Due to the high levels of protein, iron, magnesium, and copper, watermelon seeds are regularly praised for their effect on hair health and appearance. Protein is an essential component in hair growth, which makes this snack essential for people with hair loss or thinning hair. Magnesium is a critical component of keeping hair strong and preventing breakage and split ends. Copper is integral in the production of melanin, which provides the color to your hair, ensuring that it is vibrant and silky smooth.
Growth & Development
Protein is one of the most important components of our diet, as proteins are composed of amino acids that are needed for the production of all cells and tissues in the body. Watermelon seeds, in particular, contain high levels of arginine, which has been directly linked to lower blood pressure and a reduced risk of coronary heart disease. Other amino acids are also present in these seeds, helping to maintain normal growth and repair processes in various organ systems.
Aside from helping to develop new cells and tissues, amino acids are key elements in sexual activity and libido. The significant levels of lysine, glutamic acid and arginine can boost sex drive in those men who are suffering from infertility or impotence, while certain carotenoids found in these seeds will increase sperm production, boosting the chances of conception for couples trying to get pregnant.
Boost Energy Levels
If you need a rapid energy boost, the more than 600 calories in a single cup of these seeds are more than enough to kickstart the metabolism and provide the body with the resources it needs. Many of these calories come in the form of beneficial fatty acids, so while eating an excessive amount of these seeds will cause weight gain, moderate consumption is highly recommended.
Control Blood Sugar
Research has linked the consumption of watermelon seeds to better control of blood sugar and lowered insulin sensitivity in the body. This can reduce strain on the pancreas and also help to reduce the spikes and drops in glucose that can be so dangerous to diabetic patients. The magnesium found in watermelon seeds can also be helpful, as it can regulate the metabolism of carbohydrates and slow the release of glucose into the bloodstream.
Lower LDL Cholesterol Levels
The levels of dietary fiber, in addition to the excellent balance of fatty acids, can help to lower dangerous levels of LDL cholesterol. This “bad” cholesterol is responsible for plaque deposition and an increased risk of atherosclerosis, heart attack and stroke, so managing these levels and boosting “good” cholesterol levels may be the best side effect of watermelon seeds.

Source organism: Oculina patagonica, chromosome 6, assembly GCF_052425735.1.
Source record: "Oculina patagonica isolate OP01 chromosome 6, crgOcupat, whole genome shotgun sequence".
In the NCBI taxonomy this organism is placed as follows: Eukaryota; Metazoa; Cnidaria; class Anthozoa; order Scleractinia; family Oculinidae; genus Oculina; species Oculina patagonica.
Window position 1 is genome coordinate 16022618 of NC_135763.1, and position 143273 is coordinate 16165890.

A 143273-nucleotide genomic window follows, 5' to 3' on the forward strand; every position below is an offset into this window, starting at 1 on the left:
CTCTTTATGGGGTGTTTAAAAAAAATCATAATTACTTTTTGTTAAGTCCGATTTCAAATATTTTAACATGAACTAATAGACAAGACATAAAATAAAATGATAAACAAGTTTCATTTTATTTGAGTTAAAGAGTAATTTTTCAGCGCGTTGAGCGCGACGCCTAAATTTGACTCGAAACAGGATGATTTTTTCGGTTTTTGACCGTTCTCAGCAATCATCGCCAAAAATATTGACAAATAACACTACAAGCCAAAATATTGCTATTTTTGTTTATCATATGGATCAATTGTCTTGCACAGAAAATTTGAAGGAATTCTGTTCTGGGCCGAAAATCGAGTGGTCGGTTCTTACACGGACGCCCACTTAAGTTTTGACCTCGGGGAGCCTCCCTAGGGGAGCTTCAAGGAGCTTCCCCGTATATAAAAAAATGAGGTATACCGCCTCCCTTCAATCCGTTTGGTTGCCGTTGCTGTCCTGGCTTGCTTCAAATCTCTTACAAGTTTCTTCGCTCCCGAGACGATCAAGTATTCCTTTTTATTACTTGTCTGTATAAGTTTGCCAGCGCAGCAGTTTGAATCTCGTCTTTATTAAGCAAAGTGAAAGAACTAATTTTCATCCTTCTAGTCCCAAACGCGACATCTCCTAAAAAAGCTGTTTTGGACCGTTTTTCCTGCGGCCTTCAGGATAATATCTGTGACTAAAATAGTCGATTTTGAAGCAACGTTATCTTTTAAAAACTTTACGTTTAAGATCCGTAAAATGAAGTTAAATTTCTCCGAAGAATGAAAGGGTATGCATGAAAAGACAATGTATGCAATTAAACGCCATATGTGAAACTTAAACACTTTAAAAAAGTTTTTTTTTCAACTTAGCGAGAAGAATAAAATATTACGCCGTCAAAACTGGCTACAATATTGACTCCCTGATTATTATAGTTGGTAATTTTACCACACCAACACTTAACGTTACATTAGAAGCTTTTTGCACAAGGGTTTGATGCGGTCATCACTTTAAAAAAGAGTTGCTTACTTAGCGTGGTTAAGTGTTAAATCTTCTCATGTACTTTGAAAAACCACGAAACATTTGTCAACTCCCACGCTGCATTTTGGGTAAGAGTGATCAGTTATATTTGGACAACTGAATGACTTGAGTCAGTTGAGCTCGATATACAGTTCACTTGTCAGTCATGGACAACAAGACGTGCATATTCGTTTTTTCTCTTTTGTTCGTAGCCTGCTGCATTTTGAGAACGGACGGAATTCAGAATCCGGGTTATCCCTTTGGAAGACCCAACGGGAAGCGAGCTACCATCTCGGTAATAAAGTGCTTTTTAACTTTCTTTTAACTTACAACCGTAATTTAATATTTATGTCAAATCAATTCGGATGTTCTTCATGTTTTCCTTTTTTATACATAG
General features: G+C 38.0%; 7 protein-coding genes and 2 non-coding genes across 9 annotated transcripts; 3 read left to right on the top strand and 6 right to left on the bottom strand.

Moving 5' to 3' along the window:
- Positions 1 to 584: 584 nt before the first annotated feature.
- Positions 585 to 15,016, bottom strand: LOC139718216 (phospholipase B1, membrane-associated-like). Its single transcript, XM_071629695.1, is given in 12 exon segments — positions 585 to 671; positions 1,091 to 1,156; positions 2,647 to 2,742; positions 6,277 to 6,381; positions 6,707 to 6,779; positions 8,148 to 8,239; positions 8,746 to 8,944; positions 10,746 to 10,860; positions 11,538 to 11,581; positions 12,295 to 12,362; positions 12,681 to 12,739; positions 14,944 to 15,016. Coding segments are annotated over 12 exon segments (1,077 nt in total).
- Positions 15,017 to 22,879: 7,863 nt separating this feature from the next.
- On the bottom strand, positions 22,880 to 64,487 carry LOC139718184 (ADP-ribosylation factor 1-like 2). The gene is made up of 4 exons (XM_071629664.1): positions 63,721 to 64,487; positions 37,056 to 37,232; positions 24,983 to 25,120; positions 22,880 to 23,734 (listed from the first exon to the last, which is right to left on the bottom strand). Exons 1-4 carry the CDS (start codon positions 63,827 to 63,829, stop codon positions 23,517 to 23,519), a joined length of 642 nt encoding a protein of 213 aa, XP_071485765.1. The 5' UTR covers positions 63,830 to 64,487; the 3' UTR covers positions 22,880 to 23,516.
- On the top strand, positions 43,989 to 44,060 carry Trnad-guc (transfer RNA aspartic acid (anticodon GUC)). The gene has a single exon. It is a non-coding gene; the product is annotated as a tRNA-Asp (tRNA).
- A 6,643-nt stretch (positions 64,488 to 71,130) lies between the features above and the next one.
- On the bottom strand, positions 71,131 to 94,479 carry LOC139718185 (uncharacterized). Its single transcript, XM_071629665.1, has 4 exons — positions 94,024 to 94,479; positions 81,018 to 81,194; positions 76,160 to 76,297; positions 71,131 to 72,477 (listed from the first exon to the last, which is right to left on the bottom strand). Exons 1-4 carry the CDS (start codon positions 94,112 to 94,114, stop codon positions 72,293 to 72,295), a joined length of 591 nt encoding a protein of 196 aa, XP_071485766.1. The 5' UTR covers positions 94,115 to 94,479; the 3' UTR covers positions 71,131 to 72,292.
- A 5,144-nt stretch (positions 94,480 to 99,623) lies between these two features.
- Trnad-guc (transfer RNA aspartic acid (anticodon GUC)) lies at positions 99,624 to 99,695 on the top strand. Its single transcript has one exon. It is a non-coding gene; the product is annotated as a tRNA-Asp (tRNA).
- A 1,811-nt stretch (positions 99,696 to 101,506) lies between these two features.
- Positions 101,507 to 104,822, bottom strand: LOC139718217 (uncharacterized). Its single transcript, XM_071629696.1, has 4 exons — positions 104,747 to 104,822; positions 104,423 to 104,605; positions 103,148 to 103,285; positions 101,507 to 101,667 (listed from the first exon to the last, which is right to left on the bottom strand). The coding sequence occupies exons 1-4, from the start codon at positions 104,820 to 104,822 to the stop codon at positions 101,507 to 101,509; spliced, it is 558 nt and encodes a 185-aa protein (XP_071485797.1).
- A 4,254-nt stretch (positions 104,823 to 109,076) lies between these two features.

Improve Immune System
With a number of carotenoids, antioxidants and B-family vitamins, these seeds are able to improve the immune response and minimize strain on the immune system. Antioxidants will help counter the negative effects of free radicals, thus reducing oxidative stress and lowering your risk of various chronic diseases, including cancer and heart disease.
Watermelon seeds are an incredible source of minerals, with roughly 140% of your magnesium requirements in a single cup of dried seeds. This is in addition to copper, iron, potassium, and manganese, all of which can help to strengthen bones and increase bone mineral density. This will lower your risk of early-onset osteoporosis and keep you feeling strong and durable as you age.
Lower Blood Pressure
A number of the nutrients in watermelon seeds are able to improve heart health, namely magnesium, potassium and certain amino acids. Arginine is linked to lowering blood pressure, as are the omega-6 fatty acids found in these seeds. Potassium is also a well-known vasodilator, helping to regulate blood pressure and reduce strain on the cardiovascular system.
Improve Nervous System Function
B vitamins are often overlooked in the big picture of human health, but compounds like niacin, thiamin, folate, riboflavin and pantothenic acid, all of which are found in watermelon seeds, can help to regulate the metabolism and improve nervous system activity. These vitamins will improve communication between your brain and organ/muscle systems for optimal function.